Australian pensions investor sees trillion-dollar infrastructure boost from energy shift

IFM Investors says infrastructure is becoming a global mainstream asset, pointing to digitalisation, decarbonisation, and policy incentives driving capital flows.
Australian pensions investor sees trillion-dollar infrastructure boost from energy shift

Infrastructure investment is becoming mainstream, attracting more capital and competition, and offering substantial opportunities due to the global energy transition and government policy support, according to Kyle Mangini, global head of infrastructure at IFM Investors.

Institutional investors will increasingly recognise infrastructure as a standalone asset class due to growing considerations for relative risk and return, according to IFM Investors, which manages around $142 billion in assets and is wholly owned by a group of Australian pension funds.

The firm published its Global Infrastructure Outlook for 2024 last week, which pointed out that shifts in the sector could result in billions in potential investments.

“Infrastructure is a well-established asset class in Australia and Canada, though it's often not standalone elsewhere,” Mangini said at a media briefing. “Regardless of economic conditions, infrastructure has consistently delivered robust returns for investors' portfolios.”  


The recent trends are observable globally and outline certain sectors as being poised for remarkable growth over the next decade, in some cases as a result of emerging technologies.

Kyle Mangini,
IFM Investors

“Traditional infrastructure will continue to demand significant investment for population growth and renewal,” Mangini told AsianInvestor.

“The digital sector, including AI and data centres, is witnessing a major transformation—its growth is truly exponential. These digital investments require substantial energy infrastructure, which is very energy-intensive,” he said.  

Mangini noted a demand for investment in renewable energy to support digital infrastructure, based on a desire to be as green as possible.

In addition, the transition towards decarbonisation represents another massive shift towards the asset class.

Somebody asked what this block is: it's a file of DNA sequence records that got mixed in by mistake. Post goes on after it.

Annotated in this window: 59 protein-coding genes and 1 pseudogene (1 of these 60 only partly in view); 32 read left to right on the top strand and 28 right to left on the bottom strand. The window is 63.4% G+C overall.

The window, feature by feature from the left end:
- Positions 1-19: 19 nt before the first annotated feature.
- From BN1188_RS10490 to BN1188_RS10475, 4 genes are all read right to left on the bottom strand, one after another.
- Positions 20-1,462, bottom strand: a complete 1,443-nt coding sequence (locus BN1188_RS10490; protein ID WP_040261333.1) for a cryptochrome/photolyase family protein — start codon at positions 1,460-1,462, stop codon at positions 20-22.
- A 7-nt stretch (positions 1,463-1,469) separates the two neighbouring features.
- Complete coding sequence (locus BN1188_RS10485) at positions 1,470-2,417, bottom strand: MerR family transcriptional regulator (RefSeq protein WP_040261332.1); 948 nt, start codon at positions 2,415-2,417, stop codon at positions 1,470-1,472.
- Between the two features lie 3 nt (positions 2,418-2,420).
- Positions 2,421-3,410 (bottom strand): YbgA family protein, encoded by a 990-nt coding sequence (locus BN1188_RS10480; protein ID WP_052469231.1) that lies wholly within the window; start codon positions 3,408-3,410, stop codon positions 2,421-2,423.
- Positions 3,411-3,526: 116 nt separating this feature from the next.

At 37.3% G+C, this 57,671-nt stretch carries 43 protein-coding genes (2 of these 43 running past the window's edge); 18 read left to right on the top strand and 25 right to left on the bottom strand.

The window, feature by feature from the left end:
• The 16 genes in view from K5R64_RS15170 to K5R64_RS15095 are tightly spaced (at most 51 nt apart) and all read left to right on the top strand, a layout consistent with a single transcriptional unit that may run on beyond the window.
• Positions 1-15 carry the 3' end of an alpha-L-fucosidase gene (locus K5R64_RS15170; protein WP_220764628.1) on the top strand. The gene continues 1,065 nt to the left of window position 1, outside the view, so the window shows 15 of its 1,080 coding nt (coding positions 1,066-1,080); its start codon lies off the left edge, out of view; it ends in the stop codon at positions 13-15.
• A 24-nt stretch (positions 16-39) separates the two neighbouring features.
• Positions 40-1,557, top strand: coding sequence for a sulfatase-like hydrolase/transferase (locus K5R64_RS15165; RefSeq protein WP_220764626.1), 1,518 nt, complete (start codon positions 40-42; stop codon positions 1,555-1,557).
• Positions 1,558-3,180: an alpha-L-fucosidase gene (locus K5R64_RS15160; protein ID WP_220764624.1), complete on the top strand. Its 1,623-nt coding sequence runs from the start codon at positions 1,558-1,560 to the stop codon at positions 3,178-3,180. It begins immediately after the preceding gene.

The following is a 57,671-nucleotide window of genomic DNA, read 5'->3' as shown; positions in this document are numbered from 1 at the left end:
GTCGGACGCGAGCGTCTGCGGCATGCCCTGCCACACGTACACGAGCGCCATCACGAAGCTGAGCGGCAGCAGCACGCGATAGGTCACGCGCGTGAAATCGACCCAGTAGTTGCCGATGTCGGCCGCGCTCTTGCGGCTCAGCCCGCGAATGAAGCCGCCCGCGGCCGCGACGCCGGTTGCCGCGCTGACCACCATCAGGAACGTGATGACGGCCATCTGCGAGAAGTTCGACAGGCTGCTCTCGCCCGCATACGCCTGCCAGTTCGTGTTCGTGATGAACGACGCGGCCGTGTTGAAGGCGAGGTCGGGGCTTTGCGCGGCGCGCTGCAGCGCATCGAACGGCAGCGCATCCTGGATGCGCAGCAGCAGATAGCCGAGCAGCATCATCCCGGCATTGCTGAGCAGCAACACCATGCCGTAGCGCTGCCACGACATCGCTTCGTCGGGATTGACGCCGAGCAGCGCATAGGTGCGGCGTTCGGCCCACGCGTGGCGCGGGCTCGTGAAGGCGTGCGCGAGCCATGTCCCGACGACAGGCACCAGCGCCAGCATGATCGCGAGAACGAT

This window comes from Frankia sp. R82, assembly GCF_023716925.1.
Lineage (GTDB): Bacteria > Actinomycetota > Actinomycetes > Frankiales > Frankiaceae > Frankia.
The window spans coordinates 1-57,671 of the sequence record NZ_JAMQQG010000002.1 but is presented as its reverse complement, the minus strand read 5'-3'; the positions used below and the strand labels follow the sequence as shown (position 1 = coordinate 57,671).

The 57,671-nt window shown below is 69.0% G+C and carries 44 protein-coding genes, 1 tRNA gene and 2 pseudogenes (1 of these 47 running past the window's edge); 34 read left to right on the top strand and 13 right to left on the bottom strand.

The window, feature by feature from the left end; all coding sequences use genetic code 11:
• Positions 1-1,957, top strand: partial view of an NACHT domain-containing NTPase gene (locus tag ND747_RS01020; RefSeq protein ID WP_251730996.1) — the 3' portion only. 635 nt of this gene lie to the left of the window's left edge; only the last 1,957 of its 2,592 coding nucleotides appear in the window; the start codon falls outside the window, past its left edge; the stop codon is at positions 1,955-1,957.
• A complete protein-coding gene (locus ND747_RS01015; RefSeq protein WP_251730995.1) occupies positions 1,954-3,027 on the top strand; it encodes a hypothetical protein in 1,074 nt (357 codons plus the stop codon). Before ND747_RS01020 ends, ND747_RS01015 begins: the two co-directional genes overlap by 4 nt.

“According to estimates by management consultants, which seem to increase annually, we're looking at around $9 trillion a year in investments. Even if those figures are only partially accurate, the scale of investment is astronomical,” said Mangini.

“So, we have the enduring underlying need for capital in traditional infrastructure, the expanding investments in digital infrastructure, and the seismic shift towards decarbonisation."


Beyond the inherent resilience and emerging factors supporting the appeal of infrastructure as an investment, government policy is shaping market trends towards renewable energy across the globe, Mangini added.

"There's a growing recognition of the critical role policy plays, especially in connecting renewable projects and addressing transmission challenges, which are inherently governmental decisions,” said Mangini.

“We believe private sector development of projects to collect electrons is viable, but the movement of electrons requires government-driven policy, which is a fundamental factor in driving a decarbonisation agenda,” he said.

One major piece of legislation was the US Inflation Reduction Act (IRA) which allocated $369 billion to clean energy and climate initiatives, among other infrastructure investments.

The IRA revamped tax incentives, favouring domestic manufacturing and job creation, and has drawn $110 billion in investments into the US within a year, according to IFM’s outlook report.

"The US Inflation Reduction Act is a significant piece of legislation for spurring investment, and its success has prompted other governments to consider similar measures," Mangini said.

IFM Investors has also become increasingly positive about policy development in Australia and other countries.

“Since our last report, there has been a concerted effort to address bottlenecks and to shape policies that facilitate investment decisions with long-term benefits in mind. While the pace of progress could always be faster, the focus on overcoming challenges is stronger than ever," Mangini said.

Australian policy fundamentals with regard to renewables are solid, he said, and the mix and the amount of investment are functioning well.

“The risk lies in how quickly and efficiently the policy can be addressed,” Mangini said. “There's a clear need for investment and transition.”

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